Home Blogs Chemicals and the Economy Policymakers remain in the Denial phase

Policymakers remain in the Denial phase

Chemical companies, Consumer demand, Currencies, Economic growth, Financial Events, Futures trading, Oil markets
By Paul Hodges on 20-Aug-2011

Farrell Aug11.pngA year ago, the blog feared we were “still towards the beginning of the crisis”, not at its end. Sadly, its judgement seems to have been correct.

2 weeks after that post, the US Federal Reserve launched its now infamous $600bn QE2 programme. The aim was to provide further massive stimulus to the global economy. Previous efforts had clearly not worked, and it feared the economy was already weakening.

Unfortunately, QE2 not only failed to stimulate a recovery, but actually made it more difficult to achieve. This was because it provided the high frequency traders with the liquidity they needed to push up food and energy prices on commodity markets:

• Recovery was already difficult with oil at $60/bbl
• It became almost impossible when it moved above $100/bbl

Clearly also, the Eurozone debt crisis has since got worse, not better. A year ago, Greece was the main problem. Now it is Italy, a G7 country.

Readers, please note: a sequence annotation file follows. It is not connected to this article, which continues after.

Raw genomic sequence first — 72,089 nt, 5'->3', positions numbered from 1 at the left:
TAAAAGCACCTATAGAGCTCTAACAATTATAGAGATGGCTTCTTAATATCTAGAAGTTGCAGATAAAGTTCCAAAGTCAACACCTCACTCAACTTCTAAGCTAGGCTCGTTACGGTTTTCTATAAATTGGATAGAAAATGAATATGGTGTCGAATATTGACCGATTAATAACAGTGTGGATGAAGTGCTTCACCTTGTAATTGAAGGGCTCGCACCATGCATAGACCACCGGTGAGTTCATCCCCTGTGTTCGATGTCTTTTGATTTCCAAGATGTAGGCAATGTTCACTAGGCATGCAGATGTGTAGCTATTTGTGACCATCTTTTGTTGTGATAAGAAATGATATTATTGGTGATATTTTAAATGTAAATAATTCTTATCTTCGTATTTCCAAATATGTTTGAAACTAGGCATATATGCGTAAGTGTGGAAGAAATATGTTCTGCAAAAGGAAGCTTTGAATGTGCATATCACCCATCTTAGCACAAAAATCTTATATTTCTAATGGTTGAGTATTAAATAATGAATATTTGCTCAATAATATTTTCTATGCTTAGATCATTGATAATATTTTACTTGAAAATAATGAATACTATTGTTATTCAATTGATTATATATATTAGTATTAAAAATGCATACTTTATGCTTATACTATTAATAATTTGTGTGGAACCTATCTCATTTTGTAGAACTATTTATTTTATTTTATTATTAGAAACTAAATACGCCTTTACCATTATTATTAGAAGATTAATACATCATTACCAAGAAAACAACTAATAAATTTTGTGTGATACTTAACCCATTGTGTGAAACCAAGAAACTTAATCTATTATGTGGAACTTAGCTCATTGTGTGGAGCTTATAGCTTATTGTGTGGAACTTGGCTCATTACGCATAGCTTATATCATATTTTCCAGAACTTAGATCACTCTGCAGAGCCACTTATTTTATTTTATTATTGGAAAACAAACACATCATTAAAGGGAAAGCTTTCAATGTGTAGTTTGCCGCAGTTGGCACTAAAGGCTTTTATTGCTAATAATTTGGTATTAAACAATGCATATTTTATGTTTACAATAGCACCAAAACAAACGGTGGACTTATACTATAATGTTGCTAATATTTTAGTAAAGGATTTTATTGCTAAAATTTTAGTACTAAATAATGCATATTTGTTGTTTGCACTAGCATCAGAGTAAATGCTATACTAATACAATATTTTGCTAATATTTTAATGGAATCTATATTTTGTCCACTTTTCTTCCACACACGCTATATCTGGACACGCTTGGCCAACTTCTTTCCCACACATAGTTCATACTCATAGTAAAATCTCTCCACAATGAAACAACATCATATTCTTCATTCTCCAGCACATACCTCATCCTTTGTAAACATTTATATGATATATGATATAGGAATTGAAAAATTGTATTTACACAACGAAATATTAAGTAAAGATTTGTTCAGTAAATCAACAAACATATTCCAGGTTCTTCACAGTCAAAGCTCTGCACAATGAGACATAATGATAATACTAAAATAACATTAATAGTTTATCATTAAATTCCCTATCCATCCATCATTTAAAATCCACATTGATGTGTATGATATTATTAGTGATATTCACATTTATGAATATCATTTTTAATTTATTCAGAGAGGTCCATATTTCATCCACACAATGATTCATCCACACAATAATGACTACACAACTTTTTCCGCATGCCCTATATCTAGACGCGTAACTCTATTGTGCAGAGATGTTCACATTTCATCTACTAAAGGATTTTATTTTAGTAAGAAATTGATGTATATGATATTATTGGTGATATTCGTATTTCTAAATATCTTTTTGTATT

The key issue is that policy makers are still in the Denial phase of the crisis, as the chart shows. This uses Elizabeth Kübler-Ross’ famous ‘Paradigm of Loss’ model as a guide on how the crisis is developing.

Investors, and some company managements, also remain in Denial. The hype surrounding QE2 led to a false sense of euphoria about the outlook. Even today, there is a clear lack of realism, and a focus instead on ‘onwards and upwards’ to peak earnings in 2015.

Q2 showed growth has stalled in both the USA and Europe. Yet many investors still believe the central banks will somehow be able to ride to the rescue and enable the world to avoid a seemingly inevitable recession.

Worryingly, though, we can see that the wider population is now moving into the Anger phase. Social unrest is building in many countries. Also, political systems have become more dysfunctional in the USA, Eurozone, Japan and even China.